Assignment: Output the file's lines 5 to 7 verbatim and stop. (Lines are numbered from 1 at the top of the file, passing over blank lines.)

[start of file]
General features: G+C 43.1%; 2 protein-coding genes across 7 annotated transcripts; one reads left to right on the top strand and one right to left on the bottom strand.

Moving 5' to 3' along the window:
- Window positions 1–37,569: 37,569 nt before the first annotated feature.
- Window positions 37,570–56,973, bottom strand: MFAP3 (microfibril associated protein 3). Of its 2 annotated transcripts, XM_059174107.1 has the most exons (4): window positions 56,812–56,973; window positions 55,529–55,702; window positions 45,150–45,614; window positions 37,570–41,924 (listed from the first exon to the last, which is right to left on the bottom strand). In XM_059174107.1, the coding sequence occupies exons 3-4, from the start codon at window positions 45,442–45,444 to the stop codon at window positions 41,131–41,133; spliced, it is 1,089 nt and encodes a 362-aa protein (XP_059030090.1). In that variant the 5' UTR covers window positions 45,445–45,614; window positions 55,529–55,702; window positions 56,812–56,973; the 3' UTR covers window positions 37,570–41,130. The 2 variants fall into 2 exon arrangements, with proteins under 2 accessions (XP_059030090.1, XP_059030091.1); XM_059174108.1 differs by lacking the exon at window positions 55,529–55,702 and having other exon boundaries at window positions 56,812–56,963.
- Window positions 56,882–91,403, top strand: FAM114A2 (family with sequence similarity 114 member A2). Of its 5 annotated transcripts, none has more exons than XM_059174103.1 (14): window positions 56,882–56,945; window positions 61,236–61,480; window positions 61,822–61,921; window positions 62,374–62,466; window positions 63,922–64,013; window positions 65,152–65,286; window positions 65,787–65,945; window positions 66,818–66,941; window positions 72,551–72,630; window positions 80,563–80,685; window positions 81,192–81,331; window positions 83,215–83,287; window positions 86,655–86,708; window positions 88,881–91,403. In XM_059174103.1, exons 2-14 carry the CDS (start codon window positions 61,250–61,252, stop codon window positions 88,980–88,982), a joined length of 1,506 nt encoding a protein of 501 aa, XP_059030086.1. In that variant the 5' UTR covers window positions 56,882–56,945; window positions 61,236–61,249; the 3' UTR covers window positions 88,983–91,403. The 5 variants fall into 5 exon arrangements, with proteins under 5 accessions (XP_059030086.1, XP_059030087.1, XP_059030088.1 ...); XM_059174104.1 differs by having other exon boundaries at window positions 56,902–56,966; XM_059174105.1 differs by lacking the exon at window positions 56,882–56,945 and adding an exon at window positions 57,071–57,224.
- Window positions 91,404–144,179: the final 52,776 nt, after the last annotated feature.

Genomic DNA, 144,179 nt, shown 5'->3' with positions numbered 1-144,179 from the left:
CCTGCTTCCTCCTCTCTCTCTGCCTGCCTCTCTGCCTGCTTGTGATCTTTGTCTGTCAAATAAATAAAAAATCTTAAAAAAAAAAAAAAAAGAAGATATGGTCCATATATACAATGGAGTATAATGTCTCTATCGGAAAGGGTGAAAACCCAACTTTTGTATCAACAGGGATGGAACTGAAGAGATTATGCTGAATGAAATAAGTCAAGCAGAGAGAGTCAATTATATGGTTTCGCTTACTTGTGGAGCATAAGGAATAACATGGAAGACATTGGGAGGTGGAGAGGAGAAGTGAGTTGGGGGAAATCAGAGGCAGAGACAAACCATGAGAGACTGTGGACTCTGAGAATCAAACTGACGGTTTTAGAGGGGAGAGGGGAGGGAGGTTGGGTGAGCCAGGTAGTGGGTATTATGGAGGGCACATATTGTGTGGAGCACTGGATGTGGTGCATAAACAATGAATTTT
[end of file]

- Window positions 56,882–91,403, top strand: FAM114A2 (family with sequence similarity 114 member A2). Of its 5 annotated transcripts, none has more exons than XM_059174103.1 (14): window positions 56,882–56,945; window positions 61,236–61,480; window positions 61,822–61,921; window positions 62,374–62,466; window positions 63,922–64,013; window positions 65,152–65,286; window positions 65,787–65,945; window positions 66,818–66,941; window positions 72,551–72,630; window positions 80,563–80,685; window positions 81,192–81,331; window positions 83,215–83,287; window positions 86,655–86,708; window positions 88,881–91,403. In XM_059174103.1, exons 2-14 carry the CDS (start codon window positions 61,250–61,252, stop codon window positions 88,980–88,982), a joined length of 1,506 nt encoding a protein of 501 aa, XP_059030086.1. In that variant the 5' UTR covers window positions 56,882–56,945; window positions 61,236–61,249; the 3' UTR covers window positions 88,983–91,403. The 5 variants fall into 5 exon arrangements, with proteins under 5 accessions (XP_059030086.1, XP_059030087.1, XP_059030088.1 ...); XM_059174104.1 differs by having other exon boundaries at window positions 56,902–56,966; XM_059174105.1 differs by lacking the exon at window positions 56,882–56,945 and adding an exon at window positions 57,071–57,224.
- Window positions 91,404–144,179: the final 52,776 nt, after the last annotated feature.

Genomic DNA, 144,179 nt, shown 5'->3' with positions numbered 1-144,179 from the left: